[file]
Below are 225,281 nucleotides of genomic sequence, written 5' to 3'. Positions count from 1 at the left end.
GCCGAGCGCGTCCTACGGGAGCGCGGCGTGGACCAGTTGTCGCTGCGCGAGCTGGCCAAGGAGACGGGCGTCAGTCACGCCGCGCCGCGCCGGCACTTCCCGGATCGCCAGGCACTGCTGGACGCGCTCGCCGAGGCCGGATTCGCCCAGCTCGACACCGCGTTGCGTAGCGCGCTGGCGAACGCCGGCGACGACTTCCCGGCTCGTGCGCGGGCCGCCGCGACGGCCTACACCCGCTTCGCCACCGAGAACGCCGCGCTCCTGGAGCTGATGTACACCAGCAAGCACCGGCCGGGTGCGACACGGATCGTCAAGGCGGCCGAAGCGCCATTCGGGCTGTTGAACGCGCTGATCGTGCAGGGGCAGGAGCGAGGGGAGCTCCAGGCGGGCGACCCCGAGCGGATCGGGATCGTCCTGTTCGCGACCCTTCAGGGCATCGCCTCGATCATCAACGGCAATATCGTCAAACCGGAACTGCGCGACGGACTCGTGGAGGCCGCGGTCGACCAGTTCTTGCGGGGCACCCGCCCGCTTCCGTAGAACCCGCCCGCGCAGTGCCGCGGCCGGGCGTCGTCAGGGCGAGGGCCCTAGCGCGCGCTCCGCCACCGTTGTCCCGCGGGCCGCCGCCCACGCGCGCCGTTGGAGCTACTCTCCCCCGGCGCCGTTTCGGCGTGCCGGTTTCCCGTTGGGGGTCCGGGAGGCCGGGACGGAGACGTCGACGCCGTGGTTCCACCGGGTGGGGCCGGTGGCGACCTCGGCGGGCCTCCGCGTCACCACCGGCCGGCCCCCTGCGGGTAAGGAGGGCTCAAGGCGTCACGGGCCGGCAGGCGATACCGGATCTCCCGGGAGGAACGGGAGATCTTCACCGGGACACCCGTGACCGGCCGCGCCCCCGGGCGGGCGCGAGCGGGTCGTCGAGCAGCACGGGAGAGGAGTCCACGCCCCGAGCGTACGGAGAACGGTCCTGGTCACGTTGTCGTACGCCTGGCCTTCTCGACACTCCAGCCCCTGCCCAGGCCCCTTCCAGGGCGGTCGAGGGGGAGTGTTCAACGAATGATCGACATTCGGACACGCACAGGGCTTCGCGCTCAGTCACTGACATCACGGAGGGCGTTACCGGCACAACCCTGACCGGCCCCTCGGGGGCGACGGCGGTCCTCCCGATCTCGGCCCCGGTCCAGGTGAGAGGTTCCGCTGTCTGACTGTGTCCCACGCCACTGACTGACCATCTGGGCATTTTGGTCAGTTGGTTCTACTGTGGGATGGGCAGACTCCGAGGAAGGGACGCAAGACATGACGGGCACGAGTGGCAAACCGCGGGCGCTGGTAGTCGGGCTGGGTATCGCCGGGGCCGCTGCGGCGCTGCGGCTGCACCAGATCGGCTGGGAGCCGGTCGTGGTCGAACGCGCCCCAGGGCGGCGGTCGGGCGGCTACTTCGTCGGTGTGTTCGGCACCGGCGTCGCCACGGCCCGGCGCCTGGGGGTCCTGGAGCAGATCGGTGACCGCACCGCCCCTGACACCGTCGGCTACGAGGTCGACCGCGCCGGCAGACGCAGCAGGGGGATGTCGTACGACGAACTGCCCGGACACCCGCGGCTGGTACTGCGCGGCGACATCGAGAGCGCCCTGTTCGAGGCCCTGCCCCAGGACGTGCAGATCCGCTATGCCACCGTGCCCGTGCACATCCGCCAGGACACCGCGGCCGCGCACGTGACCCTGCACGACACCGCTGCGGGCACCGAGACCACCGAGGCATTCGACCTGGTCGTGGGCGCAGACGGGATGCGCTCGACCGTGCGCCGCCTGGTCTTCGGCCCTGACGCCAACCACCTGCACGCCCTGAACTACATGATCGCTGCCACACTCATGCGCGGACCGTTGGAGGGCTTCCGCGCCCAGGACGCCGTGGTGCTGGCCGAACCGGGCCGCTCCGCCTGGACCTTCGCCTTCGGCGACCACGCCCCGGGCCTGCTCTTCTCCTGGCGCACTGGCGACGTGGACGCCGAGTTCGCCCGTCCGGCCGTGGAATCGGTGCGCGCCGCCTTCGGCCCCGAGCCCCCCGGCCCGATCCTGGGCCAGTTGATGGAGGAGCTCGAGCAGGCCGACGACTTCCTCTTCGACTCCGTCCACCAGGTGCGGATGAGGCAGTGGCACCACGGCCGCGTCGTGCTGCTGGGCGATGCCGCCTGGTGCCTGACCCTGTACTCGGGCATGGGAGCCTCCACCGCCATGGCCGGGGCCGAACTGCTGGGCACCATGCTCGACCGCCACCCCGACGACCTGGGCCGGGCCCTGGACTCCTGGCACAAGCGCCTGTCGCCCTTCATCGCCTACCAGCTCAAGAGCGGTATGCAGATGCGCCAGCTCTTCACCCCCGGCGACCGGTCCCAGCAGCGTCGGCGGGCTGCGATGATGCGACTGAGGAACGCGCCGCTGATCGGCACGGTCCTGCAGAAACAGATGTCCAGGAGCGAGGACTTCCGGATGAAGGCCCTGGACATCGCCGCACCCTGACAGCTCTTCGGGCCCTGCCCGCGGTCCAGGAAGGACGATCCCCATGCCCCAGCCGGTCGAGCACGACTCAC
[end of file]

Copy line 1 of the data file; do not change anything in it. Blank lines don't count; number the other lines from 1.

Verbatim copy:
Below are 225,281 nucleotides of genomic sequence, written 5' to 3'. Positions count from 1 at the left end.